From 1914 to 1991, Lagos was the seat of power of Nigeria and served as both a political and economic capital. The plan for the movement of the capital from Lagos to Abuja was initiated by General Murtala Mohammed but it was not actualised until 1991 during the regime of President Ibrahim Badamasi Babangida.
Here are top 5 reasons the capital of Nigeria was moved from Lagos to Abuja
Lagos is located in the south western part of Nigeria and is a distance to some cities in Nigeria. Although Lagos was developing very fast, there was need to choose a location that was in a central location. Abuja fit the entire requirement especially because of its location to serve as the capital of Nigeria.
Another reason why Abuja was ideal as the capital of Nigeria was for security reason. Although Nigeria was not in any war with an international country, the civil war showed that the location might be susceptible to attack especially air and sea attack. It was necessary to choose a location where the president who also doubles as the commander in chief of the armed forces could strategise and not be caught unaware in the eventuality of an attack.
Lagos is the business capital of West Africa and there was need to establish a political centre considering Nigeria’s foreign policy in Africa. The choice of a practically unknown place to establish a political capital was necessary. During the period when Lagos was the capital, it still had its own governors. This was politically unnecessary and this was discontinued when Abuja was made the capital as a minister was appointed to handle the administrative management of the city.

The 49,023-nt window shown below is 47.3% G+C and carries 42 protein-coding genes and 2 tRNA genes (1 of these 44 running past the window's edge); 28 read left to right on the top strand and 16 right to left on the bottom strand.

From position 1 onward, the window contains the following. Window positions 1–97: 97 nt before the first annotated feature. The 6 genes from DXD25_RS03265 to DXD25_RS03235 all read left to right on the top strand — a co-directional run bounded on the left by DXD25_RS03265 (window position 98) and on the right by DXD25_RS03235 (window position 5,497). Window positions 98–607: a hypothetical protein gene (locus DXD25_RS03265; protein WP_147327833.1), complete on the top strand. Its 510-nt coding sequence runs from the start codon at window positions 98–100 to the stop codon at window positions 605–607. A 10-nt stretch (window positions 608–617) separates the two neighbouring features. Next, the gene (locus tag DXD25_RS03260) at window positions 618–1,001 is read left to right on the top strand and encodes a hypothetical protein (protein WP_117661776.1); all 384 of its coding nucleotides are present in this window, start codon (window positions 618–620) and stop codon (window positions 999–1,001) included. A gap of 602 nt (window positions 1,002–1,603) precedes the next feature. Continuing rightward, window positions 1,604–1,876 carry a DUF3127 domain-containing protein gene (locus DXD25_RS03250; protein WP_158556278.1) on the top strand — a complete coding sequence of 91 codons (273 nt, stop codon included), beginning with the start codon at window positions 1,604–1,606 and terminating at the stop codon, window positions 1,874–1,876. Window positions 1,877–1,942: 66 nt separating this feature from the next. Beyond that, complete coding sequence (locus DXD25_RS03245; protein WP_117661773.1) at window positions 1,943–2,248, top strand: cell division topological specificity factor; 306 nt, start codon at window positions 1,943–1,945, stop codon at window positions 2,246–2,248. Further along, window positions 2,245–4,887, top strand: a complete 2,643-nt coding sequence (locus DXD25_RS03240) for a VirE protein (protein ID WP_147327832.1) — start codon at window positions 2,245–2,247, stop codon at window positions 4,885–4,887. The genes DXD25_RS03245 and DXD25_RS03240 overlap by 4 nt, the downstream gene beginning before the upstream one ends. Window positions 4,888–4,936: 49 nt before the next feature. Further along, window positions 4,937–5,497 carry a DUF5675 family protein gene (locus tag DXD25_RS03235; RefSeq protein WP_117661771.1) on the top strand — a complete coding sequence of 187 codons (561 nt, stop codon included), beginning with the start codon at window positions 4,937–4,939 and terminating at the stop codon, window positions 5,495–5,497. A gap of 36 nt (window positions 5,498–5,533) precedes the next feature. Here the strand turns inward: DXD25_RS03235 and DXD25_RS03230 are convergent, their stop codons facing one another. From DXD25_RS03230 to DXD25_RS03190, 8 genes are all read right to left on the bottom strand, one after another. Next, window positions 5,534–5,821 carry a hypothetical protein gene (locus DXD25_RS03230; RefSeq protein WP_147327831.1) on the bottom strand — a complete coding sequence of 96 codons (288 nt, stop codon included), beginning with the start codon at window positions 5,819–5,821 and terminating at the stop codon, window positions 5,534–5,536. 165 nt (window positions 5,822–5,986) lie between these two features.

When Lagos was the capital of Nigeria, it was at the risk of being claimed by the Yoruba people as their own land. There was needed to get a settlement where the inhabitants would be compensated and vacated so the capital would be an independent city. Abuja was sparsely inhabited unlike other places in the country. By law, Abuja does not belong to any region and no group or ethnicity can lay claim to it but it is considered the belonging of the whole country.
Although Lagos had been the capital of Nigeria since 1914, it was more favourable to the colonialist due to its location as a coastal town. Its proximity to the sea allowed the Europeans to make use of its sea route to engage Nigeria. By Independence, Lagos had grown in its own way unplanned way and the need arose to establish a city whose road network, business district, recreational centre, drainage system, etc. would be planned beforehand. A team of experts were sent beforehand to examine the location before it was selected as the capital.